Confusion prevails over sharing burden of excise duty on fertiliser
March, 10th 2011
There is a growing fear in the government over the fallout of a politically sensitive move in the Budget to impose 1% excise duty on urea for the first time ever. According to a recent exchange of communication between two senior government officials, fertiliser supply to farmers may be cut off with companies beginning to hold back stocks.
The government controls urea prices and compensates fertiliser companies by paying the difference between the cost of production and the sale price as subsidy.
The price of urea has been fixed at Rs 5,310 per tonne this year. The 1% excise duty will increase the price by another Rs 53 per tonne. The confusion now is over who will bear the extra burden. While finance ministry is of the view that the excise burden should be borne by manufacturers, fertiliser companies are unwilling to pay up and want the burden to be passed on to farmers.
"The ministry has not spelt this out in any way," said an industry source. But given the politicial implications , the department of fertiliser has taken up the matter with the agriculture department. In a communication , the former has suggested that necessary amendments should be issued at the earliest as "dispatches of urea have been stopped by all urea manufacturing units.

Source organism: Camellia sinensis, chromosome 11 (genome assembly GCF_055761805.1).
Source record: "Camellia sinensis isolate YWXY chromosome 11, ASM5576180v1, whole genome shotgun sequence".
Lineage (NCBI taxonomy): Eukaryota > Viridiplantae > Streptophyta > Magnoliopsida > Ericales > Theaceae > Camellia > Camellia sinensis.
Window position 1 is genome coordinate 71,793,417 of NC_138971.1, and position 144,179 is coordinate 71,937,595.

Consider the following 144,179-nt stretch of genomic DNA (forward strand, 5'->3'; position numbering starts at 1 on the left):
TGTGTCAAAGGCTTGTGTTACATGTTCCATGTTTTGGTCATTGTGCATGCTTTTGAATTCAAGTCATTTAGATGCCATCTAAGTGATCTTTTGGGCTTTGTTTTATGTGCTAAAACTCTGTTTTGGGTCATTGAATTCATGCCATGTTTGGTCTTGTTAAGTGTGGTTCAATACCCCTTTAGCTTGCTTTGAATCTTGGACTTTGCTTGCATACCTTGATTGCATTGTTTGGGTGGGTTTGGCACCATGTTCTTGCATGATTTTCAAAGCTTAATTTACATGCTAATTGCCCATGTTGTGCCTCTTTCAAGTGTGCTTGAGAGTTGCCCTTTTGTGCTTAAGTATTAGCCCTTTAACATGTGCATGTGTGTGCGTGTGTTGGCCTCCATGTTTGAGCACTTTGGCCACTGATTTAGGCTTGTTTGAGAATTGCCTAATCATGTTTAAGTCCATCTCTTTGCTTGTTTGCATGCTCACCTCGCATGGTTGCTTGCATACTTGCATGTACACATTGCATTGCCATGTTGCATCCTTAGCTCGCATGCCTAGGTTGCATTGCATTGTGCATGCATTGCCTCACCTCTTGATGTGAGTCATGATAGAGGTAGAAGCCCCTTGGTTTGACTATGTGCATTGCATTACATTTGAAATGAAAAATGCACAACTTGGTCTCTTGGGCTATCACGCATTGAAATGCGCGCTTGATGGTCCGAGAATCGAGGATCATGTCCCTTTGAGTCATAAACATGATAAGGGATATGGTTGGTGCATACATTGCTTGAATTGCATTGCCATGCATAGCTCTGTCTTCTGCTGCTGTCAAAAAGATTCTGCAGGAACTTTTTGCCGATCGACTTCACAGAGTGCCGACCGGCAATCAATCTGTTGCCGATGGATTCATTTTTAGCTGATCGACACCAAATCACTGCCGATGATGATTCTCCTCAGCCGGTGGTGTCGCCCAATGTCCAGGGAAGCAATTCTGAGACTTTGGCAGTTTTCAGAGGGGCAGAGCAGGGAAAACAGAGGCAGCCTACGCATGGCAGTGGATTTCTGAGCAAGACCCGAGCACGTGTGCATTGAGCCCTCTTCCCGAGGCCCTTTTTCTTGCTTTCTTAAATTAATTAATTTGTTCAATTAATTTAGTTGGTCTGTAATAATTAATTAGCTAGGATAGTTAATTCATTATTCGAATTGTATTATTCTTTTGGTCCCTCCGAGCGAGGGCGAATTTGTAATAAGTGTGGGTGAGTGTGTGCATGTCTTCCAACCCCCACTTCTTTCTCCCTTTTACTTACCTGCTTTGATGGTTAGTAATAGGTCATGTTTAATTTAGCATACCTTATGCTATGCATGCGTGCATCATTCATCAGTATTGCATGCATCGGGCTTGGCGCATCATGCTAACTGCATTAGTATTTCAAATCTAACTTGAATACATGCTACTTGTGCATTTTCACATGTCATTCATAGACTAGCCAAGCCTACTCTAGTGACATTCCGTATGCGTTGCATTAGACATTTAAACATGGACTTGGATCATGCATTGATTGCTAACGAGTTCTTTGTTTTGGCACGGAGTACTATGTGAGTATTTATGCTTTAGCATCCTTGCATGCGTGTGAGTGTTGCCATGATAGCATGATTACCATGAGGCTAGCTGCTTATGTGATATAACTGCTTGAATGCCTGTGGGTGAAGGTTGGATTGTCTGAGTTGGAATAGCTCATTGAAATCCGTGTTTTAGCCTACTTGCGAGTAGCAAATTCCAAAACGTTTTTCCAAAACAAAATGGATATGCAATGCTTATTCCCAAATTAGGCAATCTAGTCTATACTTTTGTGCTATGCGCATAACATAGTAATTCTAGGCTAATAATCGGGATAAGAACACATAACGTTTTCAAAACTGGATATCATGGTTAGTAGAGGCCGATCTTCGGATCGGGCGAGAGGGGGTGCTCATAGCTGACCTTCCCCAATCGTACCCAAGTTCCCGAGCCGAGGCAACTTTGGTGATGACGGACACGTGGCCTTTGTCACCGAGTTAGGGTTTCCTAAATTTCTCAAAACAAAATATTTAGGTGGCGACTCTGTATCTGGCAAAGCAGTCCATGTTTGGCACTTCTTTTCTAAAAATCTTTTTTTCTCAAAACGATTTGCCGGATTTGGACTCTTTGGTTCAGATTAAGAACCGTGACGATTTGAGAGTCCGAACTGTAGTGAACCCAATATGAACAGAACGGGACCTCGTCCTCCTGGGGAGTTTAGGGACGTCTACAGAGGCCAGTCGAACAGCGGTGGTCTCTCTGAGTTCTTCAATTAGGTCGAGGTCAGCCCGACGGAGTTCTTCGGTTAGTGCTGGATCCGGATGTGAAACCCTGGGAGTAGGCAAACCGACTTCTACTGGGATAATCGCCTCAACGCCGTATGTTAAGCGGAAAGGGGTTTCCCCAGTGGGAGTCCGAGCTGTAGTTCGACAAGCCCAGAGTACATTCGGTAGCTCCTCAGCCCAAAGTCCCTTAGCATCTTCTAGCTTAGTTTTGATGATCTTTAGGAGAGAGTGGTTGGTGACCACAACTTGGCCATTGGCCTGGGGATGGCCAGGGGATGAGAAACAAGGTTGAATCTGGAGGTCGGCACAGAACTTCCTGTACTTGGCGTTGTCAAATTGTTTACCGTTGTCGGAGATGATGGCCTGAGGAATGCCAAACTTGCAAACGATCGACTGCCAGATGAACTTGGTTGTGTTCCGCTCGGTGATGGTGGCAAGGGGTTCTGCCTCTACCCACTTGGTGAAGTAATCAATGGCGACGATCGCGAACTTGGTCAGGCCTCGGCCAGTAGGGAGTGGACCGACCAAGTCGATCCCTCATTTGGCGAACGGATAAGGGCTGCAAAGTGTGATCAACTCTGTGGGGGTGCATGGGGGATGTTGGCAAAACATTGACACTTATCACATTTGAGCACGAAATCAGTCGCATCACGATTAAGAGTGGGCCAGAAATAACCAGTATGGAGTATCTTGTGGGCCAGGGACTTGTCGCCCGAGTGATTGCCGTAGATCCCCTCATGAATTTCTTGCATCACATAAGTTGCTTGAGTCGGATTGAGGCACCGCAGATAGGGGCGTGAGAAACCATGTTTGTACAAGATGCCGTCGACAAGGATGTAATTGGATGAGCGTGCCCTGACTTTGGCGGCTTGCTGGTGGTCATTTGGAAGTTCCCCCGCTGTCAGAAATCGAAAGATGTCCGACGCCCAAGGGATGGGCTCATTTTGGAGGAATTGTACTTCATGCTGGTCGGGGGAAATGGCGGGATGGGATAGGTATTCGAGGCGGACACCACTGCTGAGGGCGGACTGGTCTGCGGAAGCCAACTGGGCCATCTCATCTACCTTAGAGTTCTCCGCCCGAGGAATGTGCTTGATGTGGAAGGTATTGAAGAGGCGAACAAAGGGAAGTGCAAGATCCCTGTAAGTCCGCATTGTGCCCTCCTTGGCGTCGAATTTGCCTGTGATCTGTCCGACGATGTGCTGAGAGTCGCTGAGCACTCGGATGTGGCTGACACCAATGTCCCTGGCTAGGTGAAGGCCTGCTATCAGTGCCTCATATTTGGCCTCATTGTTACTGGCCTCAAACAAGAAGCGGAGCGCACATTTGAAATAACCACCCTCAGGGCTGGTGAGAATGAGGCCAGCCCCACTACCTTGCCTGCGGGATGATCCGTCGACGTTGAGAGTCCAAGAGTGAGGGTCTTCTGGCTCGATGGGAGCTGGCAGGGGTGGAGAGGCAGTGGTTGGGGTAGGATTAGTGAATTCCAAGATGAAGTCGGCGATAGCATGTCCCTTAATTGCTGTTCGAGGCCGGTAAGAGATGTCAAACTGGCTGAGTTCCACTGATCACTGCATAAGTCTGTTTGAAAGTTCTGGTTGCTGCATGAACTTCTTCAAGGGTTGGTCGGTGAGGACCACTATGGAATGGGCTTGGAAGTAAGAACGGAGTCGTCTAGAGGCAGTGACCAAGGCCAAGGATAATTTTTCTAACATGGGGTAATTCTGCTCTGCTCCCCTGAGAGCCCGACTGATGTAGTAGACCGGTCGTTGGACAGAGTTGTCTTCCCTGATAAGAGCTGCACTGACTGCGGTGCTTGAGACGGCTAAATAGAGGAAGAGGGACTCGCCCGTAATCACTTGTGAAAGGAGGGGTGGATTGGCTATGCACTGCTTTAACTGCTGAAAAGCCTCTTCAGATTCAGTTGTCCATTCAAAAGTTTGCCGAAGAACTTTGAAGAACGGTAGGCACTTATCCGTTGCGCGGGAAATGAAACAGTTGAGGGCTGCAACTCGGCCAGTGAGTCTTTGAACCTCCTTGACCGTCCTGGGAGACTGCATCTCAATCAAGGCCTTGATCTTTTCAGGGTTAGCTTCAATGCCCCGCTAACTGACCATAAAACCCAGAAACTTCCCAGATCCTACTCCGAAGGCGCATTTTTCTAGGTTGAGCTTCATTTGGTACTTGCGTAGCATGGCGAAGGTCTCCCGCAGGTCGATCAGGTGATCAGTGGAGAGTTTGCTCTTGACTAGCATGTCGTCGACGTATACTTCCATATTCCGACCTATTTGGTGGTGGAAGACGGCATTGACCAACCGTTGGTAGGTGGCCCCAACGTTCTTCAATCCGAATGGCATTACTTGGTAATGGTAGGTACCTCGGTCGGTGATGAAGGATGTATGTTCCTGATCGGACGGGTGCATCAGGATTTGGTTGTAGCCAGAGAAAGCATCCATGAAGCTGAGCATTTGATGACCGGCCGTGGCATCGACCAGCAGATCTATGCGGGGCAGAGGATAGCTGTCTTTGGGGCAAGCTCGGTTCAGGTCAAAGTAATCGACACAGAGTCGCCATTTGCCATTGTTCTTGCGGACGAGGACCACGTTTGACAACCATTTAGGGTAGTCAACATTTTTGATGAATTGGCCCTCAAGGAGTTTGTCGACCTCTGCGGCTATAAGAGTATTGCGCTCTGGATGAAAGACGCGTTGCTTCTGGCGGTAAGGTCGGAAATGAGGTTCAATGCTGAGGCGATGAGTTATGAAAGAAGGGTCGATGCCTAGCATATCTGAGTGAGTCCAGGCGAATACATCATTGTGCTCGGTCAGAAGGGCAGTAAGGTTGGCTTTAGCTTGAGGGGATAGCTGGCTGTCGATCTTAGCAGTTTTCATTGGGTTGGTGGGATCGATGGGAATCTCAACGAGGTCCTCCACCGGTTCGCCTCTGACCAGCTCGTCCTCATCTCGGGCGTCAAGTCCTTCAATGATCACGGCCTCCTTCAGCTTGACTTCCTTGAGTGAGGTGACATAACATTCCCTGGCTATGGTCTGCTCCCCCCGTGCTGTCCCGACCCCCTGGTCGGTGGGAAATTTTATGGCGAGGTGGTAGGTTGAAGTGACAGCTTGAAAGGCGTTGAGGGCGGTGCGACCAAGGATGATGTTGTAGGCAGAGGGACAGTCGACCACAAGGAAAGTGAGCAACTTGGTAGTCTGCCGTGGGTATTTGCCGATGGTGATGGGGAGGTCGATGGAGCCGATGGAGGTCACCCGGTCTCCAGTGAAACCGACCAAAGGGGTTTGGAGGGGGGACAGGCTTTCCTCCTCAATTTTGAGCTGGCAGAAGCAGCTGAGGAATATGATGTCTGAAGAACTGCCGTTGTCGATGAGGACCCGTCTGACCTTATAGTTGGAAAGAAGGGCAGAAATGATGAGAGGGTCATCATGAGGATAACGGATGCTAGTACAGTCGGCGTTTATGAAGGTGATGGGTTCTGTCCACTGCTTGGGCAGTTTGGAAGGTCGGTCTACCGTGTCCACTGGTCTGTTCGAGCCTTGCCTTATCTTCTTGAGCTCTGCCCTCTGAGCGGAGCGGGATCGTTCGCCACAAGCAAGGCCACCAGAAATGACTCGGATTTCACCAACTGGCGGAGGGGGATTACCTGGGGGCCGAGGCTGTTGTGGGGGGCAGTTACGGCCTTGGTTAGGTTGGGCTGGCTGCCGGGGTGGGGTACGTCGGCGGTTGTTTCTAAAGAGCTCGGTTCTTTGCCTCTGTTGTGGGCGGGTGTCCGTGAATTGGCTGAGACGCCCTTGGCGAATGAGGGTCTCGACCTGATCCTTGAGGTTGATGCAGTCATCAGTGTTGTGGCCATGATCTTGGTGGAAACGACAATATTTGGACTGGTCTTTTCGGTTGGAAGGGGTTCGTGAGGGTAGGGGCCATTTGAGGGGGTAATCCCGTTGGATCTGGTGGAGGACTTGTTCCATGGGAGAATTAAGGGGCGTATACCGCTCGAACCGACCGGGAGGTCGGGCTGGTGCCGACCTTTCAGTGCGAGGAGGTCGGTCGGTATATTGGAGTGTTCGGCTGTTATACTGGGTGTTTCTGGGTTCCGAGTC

The levy of excise duty shall increase the price of urea by Rs 2.57 per bag which shall be an additional burden on the farmer, said a senior official of the department of fertiliser. The government's pays a total subsidy of Rs 50,000 crore to fertiliser companies.
According to U S Awasthi, managing director, Iffco, if the sale price of urea is constant, the extra excise duty will have to be paid by the farmer. It cannot go from the companies pocket. However, there is no clarity on the issue. Iffco though has not stopped movement of fertilisers.
No company should stop dispatches because it is unfair to farmers , he said. Close to Rs 40,000 crore of feritiliser is sold to farmers every year. A levy of 1% duty will enable the government collect Rs 400 crore. The government has removed 130 items from the list of exempt goods. The effort is to prepare the ground for transition to a unified goods and services tax regime, sans exemptions" , said Mahesh Purohit, Director , Foundation for Public Economics and Policy Research.